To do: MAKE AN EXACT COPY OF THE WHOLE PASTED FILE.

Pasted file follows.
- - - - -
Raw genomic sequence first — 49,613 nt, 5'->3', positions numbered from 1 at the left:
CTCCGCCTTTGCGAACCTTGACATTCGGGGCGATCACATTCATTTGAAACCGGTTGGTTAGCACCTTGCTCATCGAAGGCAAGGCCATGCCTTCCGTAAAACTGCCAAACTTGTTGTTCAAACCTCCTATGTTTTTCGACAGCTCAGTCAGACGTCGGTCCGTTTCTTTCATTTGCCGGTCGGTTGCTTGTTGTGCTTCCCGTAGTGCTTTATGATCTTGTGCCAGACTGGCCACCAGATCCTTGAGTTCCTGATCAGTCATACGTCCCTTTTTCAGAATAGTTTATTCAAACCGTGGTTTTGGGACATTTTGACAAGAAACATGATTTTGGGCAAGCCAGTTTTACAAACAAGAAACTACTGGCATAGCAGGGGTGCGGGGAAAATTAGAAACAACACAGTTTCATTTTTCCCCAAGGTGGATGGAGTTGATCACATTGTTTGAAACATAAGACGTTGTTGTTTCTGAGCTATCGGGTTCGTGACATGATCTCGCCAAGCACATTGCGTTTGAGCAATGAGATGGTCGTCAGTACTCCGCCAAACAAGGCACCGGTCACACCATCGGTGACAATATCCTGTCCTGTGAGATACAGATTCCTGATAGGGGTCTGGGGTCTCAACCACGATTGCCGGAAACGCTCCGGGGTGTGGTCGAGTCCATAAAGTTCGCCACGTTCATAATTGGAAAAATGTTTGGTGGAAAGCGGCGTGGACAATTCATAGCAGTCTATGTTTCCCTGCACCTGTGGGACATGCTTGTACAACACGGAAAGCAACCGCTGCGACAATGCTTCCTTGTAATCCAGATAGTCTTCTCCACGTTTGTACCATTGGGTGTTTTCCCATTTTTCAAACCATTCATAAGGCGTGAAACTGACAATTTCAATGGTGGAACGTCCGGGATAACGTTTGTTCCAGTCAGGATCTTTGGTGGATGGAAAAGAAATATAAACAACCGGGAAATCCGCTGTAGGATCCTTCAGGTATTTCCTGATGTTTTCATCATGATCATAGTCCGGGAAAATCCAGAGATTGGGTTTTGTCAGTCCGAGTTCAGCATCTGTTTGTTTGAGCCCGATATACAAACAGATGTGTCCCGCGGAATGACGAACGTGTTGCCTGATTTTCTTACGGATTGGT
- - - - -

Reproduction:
Raw genomic sequence first — 49,613 nt, 5'->3', positions numbered from 1 at the left:
CTCCGCCTTTGCGAACCTTGACATTCGGGGCGATCACATTCATTTGAAACCGGTTGGTTAGCACCTTGCTCATCGAAGGCAAGGCCATGCCTTCCGTAAAACTGCCAAACTTGTTGTTCAAACCTCCTATGTTTTTCGACAGCTCAGTCAGACGTCGGTCCGTTTCTTTCATTTGCCGGTCGGTTGCTTGTTGTGCTTCCCGTAGTGCTTTATGATCTTGTGCCAGACTGGCCACCAGATCCTTGAGTTCCTGATCAGTCATACGTCCCTTTTTCAGAATAGTTTATTCAAACCGTGGTTTTGGGACATTTTGACAAGAAACATGATTTTGGGCAAGCCAGTTTTACAAACAAGAAACTACTGGCATAGCAGGGGTGCGGGGAAAATTAGAAACAACACAGTTTCATTTTTCCCCAAGGTGGATGGAGTTGATCACATTGTTTGAAACATAAGACGTTGTTGTTTCTGAGCTATCGGGTTCGTGACATGATCTCGCCAAGCACATTGCGTTTGAGCAATGAGATGGTCGTCAGTACTCCGCCAAACAAGGCACCGGTCACACCATCGGTGACAATATCCTGTCCTGTGAGATACAGATTCCTGATAGGGGTCTGGGGTCTCAACCACGATTGCCGGAAACGCTCCGGGGTGTGGTCGAGTCCATAAAGTTCGCCACGTTCATAATTGGAAAAATGTTTGGTGGAAAGCGGCGTGGACAATTCATAGCAGTCTATGTTTCCCTGCACCTGTGGGACATGCTTGTACAACACGGAAAGCAACCGCTGCGACAATGCTTCCTTGTAATCCAGATAGTCTTCTCCACGTTTGTACCATTGGGTGTTTTCCCATTTTTCAAACCATTCATAAGGCGTGAAACTGACAATTTCAATGGTGGAACGTCCGGGATAACGTTTGTTCCAGTCAGGATCTTTGGTGGATGGAAAAGAAATATAAACAACCGGGAAATCCGCTGTAGGATCCTTCAGGTATTTCCTGATGTTTTCATCATGATCATAGTCCGGGAAAATCCAGAGATTGGGTTTTGTCAGTCCGAGTTCAGCATCTGTTTGTTTGAGCCCGATATACAAACAGATGTGTCCCGCGGAATGACGAACGTGTTGCCTGATTTTCTTACGGATTGGT